Yesterday, I reached into my CSA haul and pulled out a battered, purple tomato. It had split on one side and was bruised on another, and left a puddle of raw tomato sauce on my cutting board when I cut it, but I do not waste early-September tomatoes. So I took out a paring knife and cut around the blemishes, feeding myself irregularly shaped pieces and accumulating tomato juice on my shirt. It was ripe, maybe one-day-past-ripe (which is why it was prone to damage), and it was sweet and savory, meaty and juicy—the complexities you want in every tomato, but almost never find.
You want to drown yourself in tomatoes like these, but they only come around at this time of year, and even then you have to get lucky (the rest of the tomatoes in my haul could not compete). Still, if you do find yourself with a few pounds of peak summer romas, or beefsteaks, or any of the heirlooms, my friends Melissa Hamilton and Christopher Hirsheimer of Canal House have a suggestion: tomato sauce.
Sure, you could fry an egg until it's crispy around the edges. But why settle for that when this technique from Canal House creates 360-degree crunch?
To some people, this will be heresy. Take the best tomatoes of the year and dampen their flavor with garlic and basil? Take tomatoes when they're finally at the perfect texture—like ripe peaches, if we're lucky—and reduce them into a thick, oily marinara with hours of simmering?
But that's not the idea at all. When Hamilton and Hirsheimer were working on this recipe for their new book, Cook Something, they tasted their peak-season tomatoes and, as Hamilton recalls, thought "this is so fresh and delicious, let’s keep it like that." And so the recipe they developed is for a tomato sauce that stays raw.
"We were inspired by the way the Spanish grate their tomatoes," Hirsheimer says, referring to pan con tomate, the famously simple tomato-on-garlic-toast snack. The tomatoes for that dish are grated on a box grater (or, if the tomatoes are perfectly ripe, on the toast itself). "The flesh ends up in the bowl and the skin ends up in your hand," Hamilton says.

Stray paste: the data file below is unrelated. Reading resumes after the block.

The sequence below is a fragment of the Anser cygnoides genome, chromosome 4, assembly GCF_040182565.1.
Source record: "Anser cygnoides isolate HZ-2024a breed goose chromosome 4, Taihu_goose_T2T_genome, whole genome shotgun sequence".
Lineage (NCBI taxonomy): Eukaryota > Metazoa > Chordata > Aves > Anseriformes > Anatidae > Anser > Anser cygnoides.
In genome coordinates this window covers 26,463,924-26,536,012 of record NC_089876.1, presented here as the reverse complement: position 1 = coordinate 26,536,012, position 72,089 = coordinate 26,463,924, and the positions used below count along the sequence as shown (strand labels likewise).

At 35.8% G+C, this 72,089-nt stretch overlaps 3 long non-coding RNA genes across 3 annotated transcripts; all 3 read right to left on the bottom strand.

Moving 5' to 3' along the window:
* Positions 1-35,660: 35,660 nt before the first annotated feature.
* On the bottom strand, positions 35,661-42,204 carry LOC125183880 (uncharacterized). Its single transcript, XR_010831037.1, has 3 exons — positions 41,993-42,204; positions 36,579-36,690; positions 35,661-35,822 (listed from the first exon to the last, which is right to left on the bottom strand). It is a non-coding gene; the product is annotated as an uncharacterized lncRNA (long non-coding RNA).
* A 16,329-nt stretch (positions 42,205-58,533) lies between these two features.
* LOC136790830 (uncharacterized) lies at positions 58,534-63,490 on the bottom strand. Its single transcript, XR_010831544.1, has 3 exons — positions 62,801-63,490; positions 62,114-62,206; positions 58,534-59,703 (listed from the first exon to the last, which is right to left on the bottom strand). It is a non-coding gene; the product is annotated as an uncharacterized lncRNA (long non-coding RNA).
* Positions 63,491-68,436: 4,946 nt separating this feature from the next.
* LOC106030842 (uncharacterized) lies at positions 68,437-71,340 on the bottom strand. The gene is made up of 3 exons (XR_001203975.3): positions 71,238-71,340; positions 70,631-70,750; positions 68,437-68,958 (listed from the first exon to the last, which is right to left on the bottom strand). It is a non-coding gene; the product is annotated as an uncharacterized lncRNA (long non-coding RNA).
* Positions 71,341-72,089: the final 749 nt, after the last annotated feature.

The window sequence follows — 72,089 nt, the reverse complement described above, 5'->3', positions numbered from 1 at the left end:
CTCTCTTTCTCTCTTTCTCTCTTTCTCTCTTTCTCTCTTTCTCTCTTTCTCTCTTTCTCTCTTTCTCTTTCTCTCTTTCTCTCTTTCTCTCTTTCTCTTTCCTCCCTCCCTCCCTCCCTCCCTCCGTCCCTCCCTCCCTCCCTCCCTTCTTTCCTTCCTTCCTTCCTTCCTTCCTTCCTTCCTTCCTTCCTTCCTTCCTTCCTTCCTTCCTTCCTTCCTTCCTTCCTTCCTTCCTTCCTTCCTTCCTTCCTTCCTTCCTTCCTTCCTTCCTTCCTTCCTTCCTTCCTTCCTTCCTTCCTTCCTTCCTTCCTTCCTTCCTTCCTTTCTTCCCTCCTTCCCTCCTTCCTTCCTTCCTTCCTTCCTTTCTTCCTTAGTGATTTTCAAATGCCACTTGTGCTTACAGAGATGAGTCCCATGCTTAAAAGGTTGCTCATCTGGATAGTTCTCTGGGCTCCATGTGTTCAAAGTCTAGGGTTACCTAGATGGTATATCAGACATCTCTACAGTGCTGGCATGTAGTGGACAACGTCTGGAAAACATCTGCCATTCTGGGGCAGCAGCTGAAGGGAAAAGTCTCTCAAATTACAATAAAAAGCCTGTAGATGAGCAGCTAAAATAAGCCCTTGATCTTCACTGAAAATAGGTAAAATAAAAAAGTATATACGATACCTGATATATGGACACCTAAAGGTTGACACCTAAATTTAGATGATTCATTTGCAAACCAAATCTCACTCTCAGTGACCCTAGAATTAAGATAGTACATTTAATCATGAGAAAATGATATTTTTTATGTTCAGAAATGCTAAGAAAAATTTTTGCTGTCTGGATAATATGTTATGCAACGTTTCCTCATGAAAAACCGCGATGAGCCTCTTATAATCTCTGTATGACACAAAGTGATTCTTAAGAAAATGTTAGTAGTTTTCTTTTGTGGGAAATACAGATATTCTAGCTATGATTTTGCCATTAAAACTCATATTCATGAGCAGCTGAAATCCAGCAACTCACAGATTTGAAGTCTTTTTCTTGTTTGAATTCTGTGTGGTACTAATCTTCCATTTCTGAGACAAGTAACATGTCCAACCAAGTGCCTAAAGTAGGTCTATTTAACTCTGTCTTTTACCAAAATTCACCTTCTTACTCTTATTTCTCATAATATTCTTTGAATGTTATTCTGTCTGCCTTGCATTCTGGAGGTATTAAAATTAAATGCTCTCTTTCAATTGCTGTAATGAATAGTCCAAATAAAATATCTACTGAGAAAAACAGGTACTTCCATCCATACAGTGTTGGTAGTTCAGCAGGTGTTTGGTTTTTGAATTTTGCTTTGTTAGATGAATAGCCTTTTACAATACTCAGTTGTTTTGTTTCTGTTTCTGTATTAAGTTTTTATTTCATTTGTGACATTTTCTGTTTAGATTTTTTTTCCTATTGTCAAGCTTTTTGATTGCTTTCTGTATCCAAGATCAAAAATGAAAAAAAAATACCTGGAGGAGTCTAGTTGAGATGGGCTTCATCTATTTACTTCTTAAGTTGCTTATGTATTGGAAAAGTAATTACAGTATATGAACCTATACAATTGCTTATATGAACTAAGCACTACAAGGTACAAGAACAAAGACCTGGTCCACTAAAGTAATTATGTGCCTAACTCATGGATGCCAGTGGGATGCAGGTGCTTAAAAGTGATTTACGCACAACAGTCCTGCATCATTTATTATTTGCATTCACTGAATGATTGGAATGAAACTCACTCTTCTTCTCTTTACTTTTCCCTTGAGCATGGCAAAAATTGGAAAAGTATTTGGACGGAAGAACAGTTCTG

To that flesh, Hamilton and Hirsheimer add nothing but a clove or two of raw garlic, some passata di pomodoro (a thick bottled tomato puree—"it gives the sauce a little body," says Hamilton), and a good dose of olive oil. Some salt, some red pepper flakes, and the sauce is ready to be tossed with warm spaghetti or put on a pizza (either before, or after, the pizza comes out of the oven).
The latter option is what I chose earlier this summer when I was grilling pizzas for my family. But it wasn't yet tomato season, so, reasoning that canned tomatoes are picked at peak ripeness, I opened up a few cans. The sauce, which took all of three minutes to make, was perfect (using good olive oil really helped) In fact, it was so perfect that we made another batch for pasta a few nights later. And I may or may not have proclaimed that I'd never make a cooked tomato sauce again.
Of course, using canned tomatoes to make raw sauce also felt a bit like cheating. So when I mentioned this to Hamilton and Hirsheimer, I expected to get scolded. But they had no trouble believing canned tomatoes would work. They don't always use the best tomatoes for pan con tomate, Hamilton said, and they'd tried the sauce with less-than-perfect tomatoes, too. It was something of a revelation. "God," Hirsheimer recalls thinking, "you can use tomatoes that aren’t at their peak." But right now, with summer tomatoes at their dented, fragrant, juiciest best, why would you?